That is our challenge, not to let our youth slip down the deep hole of anonymity and be buried by dirt of pain.  Finding a voice for our own empathy so they can learn.  Finding joy in our own friends, so that the importance of being connected is modeled.  Appreciating quirks in each other, in order that they can appreciate differences in others.

Monday, June 4, 2012

A retraction.

I was wrong in my diagnostics.  Brook-Brook does not have chicken pox.  Nope, this time she has Roseola, a normal childhood virus (also a variation of the herpes virus, which I'm starting to think is responsible for all evil in the world) that starts with a high fever and ends with a rash.  And boy, does she have a rash.  But no fever.  Small victories.  I say small because now Elliott has fever.  Roseola, Round Two:  Ding-Ding.

Sunday, June 3, 2012

She is a Statistic

You know how all things medical list the possible side-effect, the things that will happen like 1:2 kajillion patients?  Well, that happened at my house this weekend.  Brook-Brook ran fever all day Friday & Saturday before this pesky rash appeared.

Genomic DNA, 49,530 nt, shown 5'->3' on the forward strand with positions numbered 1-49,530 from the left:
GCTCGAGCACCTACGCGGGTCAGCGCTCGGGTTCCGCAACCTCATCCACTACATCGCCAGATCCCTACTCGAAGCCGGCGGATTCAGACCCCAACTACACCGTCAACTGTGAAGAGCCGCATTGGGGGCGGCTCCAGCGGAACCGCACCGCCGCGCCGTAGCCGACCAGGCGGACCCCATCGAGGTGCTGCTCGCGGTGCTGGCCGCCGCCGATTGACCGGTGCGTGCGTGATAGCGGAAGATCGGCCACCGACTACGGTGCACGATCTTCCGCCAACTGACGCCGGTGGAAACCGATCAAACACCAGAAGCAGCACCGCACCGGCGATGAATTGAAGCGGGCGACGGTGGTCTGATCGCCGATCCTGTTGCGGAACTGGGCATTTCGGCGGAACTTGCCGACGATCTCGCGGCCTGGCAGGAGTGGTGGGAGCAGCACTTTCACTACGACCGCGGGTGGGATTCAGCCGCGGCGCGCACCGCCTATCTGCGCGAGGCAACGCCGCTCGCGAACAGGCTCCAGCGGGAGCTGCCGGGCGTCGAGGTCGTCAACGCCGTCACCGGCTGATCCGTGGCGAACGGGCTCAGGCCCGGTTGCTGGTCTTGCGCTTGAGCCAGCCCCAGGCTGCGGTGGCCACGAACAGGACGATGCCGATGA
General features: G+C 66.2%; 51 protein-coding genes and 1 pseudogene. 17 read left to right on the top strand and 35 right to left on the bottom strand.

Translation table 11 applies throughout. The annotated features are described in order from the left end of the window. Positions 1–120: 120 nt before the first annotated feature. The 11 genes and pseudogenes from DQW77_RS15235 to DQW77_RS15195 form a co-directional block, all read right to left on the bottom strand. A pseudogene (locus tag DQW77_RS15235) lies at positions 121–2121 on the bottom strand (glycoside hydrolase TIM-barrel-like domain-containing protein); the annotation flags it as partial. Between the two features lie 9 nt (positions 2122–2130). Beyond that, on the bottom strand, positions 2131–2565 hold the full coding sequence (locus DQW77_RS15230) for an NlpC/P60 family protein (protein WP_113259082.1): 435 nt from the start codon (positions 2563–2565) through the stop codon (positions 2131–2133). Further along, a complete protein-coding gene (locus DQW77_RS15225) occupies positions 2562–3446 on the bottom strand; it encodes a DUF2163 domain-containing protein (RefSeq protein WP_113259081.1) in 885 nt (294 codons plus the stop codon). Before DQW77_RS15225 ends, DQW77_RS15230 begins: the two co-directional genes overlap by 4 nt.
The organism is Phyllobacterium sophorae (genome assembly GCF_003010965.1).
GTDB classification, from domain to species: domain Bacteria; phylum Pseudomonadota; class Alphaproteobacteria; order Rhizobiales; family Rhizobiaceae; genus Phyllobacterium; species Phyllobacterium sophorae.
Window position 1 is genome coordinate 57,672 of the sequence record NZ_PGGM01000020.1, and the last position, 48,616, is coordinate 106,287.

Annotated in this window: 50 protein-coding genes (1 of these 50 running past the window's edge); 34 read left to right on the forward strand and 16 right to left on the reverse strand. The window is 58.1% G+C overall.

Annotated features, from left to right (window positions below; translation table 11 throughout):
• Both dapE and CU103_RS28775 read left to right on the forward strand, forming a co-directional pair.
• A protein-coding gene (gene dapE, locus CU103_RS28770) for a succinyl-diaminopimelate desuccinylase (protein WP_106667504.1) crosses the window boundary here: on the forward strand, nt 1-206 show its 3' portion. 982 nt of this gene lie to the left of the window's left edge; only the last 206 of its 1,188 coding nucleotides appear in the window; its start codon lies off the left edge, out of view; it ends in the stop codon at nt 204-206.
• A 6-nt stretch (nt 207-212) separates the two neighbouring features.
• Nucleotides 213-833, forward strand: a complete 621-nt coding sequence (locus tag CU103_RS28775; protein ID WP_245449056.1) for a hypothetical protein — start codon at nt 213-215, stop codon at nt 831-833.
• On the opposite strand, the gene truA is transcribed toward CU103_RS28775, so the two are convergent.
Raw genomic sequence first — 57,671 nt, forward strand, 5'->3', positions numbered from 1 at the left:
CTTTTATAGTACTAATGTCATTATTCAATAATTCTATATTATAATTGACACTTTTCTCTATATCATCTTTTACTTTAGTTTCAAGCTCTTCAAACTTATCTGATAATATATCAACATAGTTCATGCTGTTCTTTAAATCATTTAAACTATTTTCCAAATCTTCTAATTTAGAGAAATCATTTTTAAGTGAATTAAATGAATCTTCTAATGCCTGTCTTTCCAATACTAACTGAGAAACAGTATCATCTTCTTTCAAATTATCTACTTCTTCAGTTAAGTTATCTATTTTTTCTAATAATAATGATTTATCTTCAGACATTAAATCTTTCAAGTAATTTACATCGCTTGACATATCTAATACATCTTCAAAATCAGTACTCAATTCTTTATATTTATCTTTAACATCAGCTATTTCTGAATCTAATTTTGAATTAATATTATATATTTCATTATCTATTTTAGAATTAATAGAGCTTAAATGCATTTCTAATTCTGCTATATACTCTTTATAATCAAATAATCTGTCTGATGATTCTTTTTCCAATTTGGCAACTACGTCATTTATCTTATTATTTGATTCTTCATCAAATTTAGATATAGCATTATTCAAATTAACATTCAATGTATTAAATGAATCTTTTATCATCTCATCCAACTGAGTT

This is how we spent all day on Saturday.  Seriously.  All day.  

I'll eat yogurt, but that may be it for the day, Mommy.

Sunday morning, I started noticing the dots. . . and started connecting them, figuratively.

A few more on the trunk. . .

Sunday afternoon,I could see the rash for a while before it would show up in a pic, but here it is by around 5:00.  

I'm sure everyone has it figured out, it just took Mommy a while to piece it all together--she has the chicken pox.  One of the "very rare" cases developed after receiving the vaccine.  I read conflicting information on if she is contagious, so we'll be venturing to the pediatrician on Monday morning--after 3 straight days of fussiness and fever, I'm so over this, especially since she's not really eating much. . . or drinking much for that  matter.  Ugh.